Document Detail

Nanomedicine in chemoradiation.
MedLine Citation:
PMID:  23343162     Owner:  NLM     Status:  MEDLINE    
Chemoradiotherapy, the concurrent administration of chemotherapy and radiotherapy, is a treatment paradigm in oncology. It is part of the standard of care and curative treatment of many cancers. Given its importance, one of the primary goals of cancer research has been to identify agents and/or strategies that can improve the therapeutic index of chemoradiation. Recent advances in nanomedicine have provided a unique and unprecedented opportunity for improving chemoradiotherapy. Nanoparticles possess properties that are ideally suited for delivering chemotherapy in the chemoradiation setting. The goal of this review is to examine the role of incorporating nanomedicine into chemoradiation and the potential impact of nanomedicine to chemoradiotherapy.
Seth M Miller; Andrew Z Wang
Publication Detail:
Type:  Journal Article; Research Support, N.I.H., Extramural; Research Support, Non-U.S. Gov't; Review    
Journal Detail:
Title:  Therapeutic delivery     Volume:  4     ISSN:  2041-5990     ISO Abbreviation:  Ther Deliv     Publication Date:  2013 Feb 
Date Detail:
Created Date:  2013-01-24     Completed Date:  2013-03-07     Revised Date:  2013-12-04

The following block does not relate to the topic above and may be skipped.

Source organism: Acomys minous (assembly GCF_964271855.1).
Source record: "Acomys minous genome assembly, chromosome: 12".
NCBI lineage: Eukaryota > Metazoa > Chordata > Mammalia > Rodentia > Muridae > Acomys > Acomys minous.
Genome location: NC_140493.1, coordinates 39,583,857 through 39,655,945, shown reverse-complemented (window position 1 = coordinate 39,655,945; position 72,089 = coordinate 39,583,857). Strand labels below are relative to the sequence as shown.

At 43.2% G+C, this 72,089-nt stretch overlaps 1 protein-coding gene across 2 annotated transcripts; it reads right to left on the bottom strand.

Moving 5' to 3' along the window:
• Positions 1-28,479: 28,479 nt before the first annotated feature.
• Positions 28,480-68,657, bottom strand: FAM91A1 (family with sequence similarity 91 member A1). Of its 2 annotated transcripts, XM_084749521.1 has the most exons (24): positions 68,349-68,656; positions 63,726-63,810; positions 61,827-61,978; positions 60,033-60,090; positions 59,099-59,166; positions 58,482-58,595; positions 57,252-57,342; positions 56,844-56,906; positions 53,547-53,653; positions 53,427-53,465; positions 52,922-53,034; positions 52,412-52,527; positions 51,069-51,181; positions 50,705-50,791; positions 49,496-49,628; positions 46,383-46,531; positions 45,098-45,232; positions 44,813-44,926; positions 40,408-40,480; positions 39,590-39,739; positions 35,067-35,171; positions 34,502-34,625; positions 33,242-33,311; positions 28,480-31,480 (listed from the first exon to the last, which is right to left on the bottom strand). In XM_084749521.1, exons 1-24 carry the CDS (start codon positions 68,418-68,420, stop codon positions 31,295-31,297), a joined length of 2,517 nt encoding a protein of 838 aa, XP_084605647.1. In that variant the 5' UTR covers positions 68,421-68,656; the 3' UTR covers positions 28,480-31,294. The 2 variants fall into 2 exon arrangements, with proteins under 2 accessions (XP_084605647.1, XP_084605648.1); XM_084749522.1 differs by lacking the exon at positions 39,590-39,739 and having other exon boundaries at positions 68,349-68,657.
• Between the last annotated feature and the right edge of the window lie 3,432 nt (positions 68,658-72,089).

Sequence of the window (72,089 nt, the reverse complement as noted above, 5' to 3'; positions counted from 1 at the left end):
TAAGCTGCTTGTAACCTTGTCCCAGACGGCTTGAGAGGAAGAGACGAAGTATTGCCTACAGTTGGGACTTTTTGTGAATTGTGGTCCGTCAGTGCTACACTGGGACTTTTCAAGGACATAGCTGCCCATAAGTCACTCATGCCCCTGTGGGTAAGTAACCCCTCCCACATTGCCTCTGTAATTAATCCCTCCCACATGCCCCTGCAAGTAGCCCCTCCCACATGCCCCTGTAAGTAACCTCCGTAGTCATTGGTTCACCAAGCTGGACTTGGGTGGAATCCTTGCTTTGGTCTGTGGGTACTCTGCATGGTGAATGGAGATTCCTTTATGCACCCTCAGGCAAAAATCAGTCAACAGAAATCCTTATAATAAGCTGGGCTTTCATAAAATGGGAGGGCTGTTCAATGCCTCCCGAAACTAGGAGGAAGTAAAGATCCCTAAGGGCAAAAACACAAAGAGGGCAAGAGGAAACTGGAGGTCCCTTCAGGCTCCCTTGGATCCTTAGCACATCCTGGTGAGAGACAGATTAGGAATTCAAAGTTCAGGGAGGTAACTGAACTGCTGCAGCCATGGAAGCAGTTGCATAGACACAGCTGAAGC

Medline Journal Info:
Nlm Unique ID:  101538870     Medline TA:  Ther Deliv     Country:  England    
Other Details:
Languages:  eng     Pagination:  239-50     Citation Subset:  IM    
Export Citation:
APA/MLA Format     Download EndNote     Download BibTex
MeSH Terms
Antineoplastic Agents / administration & dosage,  therapeutic use
Chemoradiotherapy / methods*
Nanomedicine / methods*
Neoplasms / therapy*
Grant Support
1-U54-CA151652-01/CA/NCI NIH HHS; 5-K12-CA120780-01-05/CA/NCI NIH HHS; K12 CA120780/CA/NCI NIH HHS; U54 CA151652/CA/NCI NIH HHS
Reg. No./Substance:
0/Antineoplastic Agents

From MEDLINE®/PubMed®, a database of the U.S. National Library of Medicine

Previous Document:  Physicochemical property trends of marketed prodrugs.
Next Document:  Drug carriers for oral delivery of peptides and proteins: accomplishments and future perspectives.